Gross Domestic Product
GDP in simple terms is the total value of goods and services produced in a specific time frame. It is the main measure used to evaluate how healthy our economy is.
This number is often used by the Bank of Canada when determining whether interest rates should rise, fall, or remain the same.
When GDP growth increases, it’s an indicator that our economy is holding strong which may result in an increase to interest rates. This is because when the economy is strong, it often coincides with increases to inflation, which the Bank of Canada is aggressively trying to prevent.
Contrarily, when GDP is in a decline, interest rates may decrease essentially to help stimulate the economy which is often done by promoting the purchasing of goods which creates more demand again.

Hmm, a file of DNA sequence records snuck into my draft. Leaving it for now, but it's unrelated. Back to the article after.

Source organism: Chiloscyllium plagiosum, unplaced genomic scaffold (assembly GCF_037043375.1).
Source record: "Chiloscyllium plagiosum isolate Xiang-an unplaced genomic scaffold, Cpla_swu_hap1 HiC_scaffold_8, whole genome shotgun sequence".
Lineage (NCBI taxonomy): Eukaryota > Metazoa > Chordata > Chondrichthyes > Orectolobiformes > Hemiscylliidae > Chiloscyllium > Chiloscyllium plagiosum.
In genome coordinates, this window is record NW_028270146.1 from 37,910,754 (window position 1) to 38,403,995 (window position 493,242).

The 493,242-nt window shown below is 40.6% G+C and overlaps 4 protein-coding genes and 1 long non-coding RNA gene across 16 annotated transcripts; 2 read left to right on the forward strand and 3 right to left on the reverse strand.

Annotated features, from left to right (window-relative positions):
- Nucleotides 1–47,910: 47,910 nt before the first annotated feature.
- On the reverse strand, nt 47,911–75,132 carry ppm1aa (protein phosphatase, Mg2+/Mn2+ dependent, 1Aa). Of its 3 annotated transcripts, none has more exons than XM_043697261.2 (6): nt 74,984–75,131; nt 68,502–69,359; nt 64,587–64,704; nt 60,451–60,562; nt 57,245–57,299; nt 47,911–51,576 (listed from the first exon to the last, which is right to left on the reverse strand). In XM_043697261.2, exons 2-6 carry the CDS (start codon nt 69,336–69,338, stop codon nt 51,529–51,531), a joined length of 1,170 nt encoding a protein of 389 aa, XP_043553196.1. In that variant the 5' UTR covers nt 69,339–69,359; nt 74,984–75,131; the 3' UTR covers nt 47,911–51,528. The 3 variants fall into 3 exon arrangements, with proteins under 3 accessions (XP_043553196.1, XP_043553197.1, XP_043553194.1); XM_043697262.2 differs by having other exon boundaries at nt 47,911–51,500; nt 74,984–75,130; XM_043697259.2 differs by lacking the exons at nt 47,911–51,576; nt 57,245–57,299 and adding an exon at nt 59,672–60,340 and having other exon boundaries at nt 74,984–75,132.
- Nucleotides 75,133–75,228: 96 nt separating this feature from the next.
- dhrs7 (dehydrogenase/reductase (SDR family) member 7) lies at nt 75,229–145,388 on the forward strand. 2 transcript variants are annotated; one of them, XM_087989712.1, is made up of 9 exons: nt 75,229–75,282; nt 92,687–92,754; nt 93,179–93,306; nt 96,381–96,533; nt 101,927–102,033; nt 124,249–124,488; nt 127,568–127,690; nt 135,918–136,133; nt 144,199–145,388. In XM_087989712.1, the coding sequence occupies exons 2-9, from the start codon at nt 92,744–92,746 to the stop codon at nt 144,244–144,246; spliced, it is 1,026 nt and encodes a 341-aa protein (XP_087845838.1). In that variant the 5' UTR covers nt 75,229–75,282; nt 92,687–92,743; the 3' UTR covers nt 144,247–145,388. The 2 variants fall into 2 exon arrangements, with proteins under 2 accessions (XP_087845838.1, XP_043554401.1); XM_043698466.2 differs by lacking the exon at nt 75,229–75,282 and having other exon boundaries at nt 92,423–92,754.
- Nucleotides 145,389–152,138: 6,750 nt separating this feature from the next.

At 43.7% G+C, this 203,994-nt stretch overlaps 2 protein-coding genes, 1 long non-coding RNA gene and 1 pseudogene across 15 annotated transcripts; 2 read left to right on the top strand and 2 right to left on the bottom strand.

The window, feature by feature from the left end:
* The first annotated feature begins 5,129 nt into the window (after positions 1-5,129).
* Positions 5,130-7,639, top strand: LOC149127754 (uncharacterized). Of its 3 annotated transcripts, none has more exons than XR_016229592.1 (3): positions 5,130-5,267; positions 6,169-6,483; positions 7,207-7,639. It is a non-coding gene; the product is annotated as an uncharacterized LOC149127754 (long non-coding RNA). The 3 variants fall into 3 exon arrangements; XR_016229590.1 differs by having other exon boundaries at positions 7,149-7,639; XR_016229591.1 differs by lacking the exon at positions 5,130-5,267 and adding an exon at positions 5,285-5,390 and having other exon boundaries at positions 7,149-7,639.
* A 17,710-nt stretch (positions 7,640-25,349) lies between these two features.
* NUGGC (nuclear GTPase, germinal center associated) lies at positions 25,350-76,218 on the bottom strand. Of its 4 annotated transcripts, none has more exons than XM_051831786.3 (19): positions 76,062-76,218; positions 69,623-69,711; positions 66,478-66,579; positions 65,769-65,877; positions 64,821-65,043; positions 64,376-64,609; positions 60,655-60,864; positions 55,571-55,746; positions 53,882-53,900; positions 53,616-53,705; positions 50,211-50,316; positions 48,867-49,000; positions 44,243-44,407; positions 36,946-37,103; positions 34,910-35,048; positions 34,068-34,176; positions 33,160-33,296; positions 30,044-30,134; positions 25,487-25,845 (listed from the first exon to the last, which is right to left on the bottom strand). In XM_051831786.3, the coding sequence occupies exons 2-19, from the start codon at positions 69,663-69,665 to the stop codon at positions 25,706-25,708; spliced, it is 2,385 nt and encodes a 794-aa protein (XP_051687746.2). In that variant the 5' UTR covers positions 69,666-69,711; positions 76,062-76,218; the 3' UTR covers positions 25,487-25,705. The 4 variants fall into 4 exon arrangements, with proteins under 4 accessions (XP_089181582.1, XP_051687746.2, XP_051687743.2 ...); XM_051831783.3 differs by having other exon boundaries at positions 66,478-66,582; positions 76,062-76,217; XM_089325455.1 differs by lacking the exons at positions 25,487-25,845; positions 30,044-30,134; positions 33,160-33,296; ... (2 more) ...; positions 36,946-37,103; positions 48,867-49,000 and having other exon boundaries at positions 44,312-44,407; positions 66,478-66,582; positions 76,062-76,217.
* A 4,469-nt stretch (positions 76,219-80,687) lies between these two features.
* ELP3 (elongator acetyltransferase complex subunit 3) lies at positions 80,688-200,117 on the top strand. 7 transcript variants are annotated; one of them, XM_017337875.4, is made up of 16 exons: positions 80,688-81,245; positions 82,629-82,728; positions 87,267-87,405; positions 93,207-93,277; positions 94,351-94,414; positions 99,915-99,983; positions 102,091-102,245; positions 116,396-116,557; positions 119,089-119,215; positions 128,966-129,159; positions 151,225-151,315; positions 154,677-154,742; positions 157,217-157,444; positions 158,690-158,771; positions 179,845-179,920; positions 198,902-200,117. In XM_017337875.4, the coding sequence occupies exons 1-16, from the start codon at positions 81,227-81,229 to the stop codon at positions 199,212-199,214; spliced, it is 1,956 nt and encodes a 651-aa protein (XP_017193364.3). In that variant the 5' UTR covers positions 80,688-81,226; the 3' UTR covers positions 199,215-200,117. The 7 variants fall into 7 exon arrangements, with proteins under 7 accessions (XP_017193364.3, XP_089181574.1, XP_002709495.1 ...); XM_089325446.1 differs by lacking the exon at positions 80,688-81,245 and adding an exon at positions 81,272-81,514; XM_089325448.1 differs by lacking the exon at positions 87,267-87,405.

Our GDP growth has remained steady this year which has indicated a well diversified and resilient economy. However, recently we have seen a mild annualized decline of 0.2%. This indicates that the rate hikes we’ve had this last year are beginning to cool GDP growth and the labour markets, with inflationary pressures likely following.
The Bank of Canada will continue to watch GDP data released to see if economic momentum is softening enough to ensure that inflationary pressure will trend lower and incorporate this into their future decisions.